Undated (AP) _ The hurricane is a safety valve of nature, a fact of small consolation to those in the path of one of the most powerful forces on Earth.

A hurricane, swirling with awful violence, can move 3,600 million tons of air up to 200 mph, churn up 25-foot waves and dump torrential rains that bring flooding and death. The giant atmospheric disturbances can affect an area of 200,000 square miles.

They can move erratically, changing directions, making loops, slowing up, or temporarily stopping.

According to the National Hurricane Center in Miami, hurricanes are a necessary part of the atmosphere's dynamics, releasing heat built up in the Earth's tropics.

They rotate counter-clockwise around a moving low-pressure center, and have sustained wind speeds of at least 74 mph. If wind speed drops below 74 mph, the hurricane is assigned tropical storm status.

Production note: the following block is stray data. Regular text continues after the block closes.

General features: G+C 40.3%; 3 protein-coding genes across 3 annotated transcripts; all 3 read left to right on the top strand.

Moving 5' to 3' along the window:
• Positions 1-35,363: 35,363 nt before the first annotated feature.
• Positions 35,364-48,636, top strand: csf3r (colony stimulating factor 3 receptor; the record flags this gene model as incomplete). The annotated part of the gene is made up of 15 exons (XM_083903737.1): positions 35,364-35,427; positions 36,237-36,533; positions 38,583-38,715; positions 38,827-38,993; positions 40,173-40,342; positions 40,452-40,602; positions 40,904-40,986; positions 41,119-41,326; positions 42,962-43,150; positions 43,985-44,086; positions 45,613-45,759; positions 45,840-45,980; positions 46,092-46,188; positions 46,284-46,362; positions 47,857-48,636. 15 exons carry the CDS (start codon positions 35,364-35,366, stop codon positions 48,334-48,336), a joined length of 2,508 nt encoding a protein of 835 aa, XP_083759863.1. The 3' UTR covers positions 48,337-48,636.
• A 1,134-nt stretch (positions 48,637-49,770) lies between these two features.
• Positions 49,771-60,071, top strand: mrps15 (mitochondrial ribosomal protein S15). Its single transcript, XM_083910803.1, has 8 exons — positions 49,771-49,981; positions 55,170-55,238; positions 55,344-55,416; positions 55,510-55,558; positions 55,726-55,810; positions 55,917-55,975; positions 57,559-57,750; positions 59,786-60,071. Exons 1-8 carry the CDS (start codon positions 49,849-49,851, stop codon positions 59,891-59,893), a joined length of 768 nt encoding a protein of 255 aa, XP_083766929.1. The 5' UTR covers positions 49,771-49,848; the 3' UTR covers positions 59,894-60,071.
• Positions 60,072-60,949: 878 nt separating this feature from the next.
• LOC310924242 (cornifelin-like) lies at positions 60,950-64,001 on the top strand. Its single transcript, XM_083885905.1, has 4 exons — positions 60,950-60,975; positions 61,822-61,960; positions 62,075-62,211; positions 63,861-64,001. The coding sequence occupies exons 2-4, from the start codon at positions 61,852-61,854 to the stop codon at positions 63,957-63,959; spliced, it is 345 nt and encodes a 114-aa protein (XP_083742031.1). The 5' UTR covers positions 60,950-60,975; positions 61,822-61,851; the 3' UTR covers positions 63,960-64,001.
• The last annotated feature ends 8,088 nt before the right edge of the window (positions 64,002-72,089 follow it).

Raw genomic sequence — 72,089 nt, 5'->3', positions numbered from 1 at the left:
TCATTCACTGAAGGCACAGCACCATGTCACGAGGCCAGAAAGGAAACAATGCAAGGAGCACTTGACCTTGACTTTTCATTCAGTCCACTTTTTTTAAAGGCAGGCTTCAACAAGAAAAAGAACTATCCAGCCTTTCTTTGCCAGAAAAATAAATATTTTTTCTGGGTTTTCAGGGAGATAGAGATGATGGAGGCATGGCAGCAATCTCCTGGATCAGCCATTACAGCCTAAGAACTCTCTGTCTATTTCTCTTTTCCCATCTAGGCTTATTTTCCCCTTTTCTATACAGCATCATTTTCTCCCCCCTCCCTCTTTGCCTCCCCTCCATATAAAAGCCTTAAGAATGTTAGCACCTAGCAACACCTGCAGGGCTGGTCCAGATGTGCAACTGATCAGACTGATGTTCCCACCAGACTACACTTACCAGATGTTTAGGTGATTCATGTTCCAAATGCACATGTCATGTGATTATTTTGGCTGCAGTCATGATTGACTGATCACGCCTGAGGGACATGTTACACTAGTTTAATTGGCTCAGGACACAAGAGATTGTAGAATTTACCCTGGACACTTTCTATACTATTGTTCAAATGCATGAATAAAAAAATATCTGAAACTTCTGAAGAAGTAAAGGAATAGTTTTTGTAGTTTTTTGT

The high wind swirls around the calm of the eye, which averages about 25 miles in diameter but sometimes grows to 50 miles.

The most destructive part of a hurricane is the storm surge, a great dome of water often 50 miles wide that sweeps across the coastline near the area where the hurricane eye makes landfall.

The surge, aided by the hammering effect of breaking waves, acts like a giant bulldozer sweeping everything in its path. In the Bay of Bengal, hurricane storm surges that sweep across low-lying islands have caused some of mankind's largest disasters; one such storm killed up to 1 million people in 1970, according to the Guinness Book of Records.

A 1900 hurricane is responsible for the worst natural disaster in U.S. history. The storm hit Galveston, Texas, on Sept. 8, and 6,000 people died when the storm surge swept across the island.

The deadly circular storms are known as typhoons in the western Pacific Ocean, from the Chinese for ''great wind.'' In the Indian Ocean they are called cyclones, a term used in the United States for a more common, less violent weather system.